And yet, in the last several years, six other states—California, New Jersey, Colorado, Oregon, Illinois, and Nevada—have passed laws mandating the teaching of LGBTQ history. “It reflects the increased polarization of the country,” said Marc Stein, a professor of history at San Francisco State University who specializes in LGBTQ studies. “We could end up in one of those moments where there’s an incredible degree of local variability in politics related to sexuality and gender.”
But the “Don’t Say Gay” laws that have passed are, in another sense, also broad to the point of absurdity—a testament to how hard it is to write a law discriminating against a group without mentioning it. If parents must be notified of any material that involves “gender identity” and “sexual orientation,” do teachers now need permission to tell kids George Washington was a man? Or that JFK married Jackie O?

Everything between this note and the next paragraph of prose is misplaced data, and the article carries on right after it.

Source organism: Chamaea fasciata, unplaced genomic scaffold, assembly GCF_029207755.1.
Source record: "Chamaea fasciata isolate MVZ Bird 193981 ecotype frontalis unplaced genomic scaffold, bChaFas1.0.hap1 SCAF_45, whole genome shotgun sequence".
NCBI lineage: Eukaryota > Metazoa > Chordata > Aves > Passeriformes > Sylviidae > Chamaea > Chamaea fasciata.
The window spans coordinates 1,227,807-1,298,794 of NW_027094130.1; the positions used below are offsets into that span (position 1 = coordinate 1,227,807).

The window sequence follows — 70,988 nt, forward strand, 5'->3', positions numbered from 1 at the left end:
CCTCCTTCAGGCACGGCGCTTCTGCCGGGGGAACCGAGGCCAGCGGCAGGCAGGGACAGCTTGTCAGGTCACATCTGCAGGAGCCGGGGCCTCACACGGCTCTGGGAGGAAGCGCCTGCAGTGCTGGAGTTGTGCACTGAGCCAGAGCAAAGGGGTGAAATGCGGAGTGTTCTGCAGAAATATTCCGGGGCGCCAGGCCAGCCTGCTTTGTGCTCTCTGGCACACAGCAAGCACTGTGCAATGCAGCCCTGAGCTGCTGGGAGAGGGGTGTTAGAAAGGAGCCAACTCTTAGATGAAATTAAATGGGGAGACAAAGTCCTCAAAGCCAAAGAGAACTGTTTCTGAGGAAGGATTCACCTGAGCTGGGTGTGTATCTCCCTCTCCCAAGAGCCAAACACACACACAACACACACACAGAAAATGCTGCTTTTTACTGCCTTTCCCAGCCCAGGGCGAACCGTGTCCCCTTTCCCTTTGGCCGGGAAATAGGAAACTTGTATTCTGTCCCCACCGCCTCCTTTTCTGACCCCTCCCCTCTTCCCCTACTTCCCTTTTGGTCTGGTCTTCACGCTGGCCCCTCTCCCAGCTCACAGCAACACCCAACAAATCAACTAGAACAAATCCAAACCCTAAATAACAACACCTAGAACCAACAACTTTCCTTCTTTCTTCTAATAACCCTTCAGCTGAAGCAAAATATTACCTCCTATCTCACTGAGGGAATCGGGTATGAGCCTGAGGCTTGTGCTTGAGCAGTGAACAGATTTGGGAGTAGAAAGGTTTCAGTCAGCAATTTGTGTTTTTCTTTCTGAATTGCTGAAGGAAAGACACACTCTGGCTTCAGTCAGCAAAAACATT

“They are written in a way that purports to be facially neutral, but the goal obviously isn’t to limit or treat as extra sensitive information about the heterosexual spouses of important figures, or about the mannerisms of gender-conforming people,” said Jenny Pizer, law and policy director at Lambda Legal. “The unmistakable goal is to make it harder for schools to share true information about the contributions made by LGBTQ people so all students can better understand this aspect of human diversity.”
Vagueness and unintended consequences were the rationale Arizona Governor Doug Ducey, a
Republican, gave in April for vetoing
a “Don’t Say Gay” bill that would require parents to opt in rather than opt out
(as they do in the state for sex education). Iowa considered a similar opt-in
bill before its legislative session ended with the measure stuck in
Opt-in bills may seem like a minor variation on exemption bills, but they come closer to bans than one might think. In the same way far fewer iPhone users opt in to ad-tracking when presented with the choice, requiring students to opt in to LGBTQ-inclusive education would mean a significant number would decline by default. And as with sex ed, having to opt in reinforces the idea that learning about queer people is inessential or even dangerous.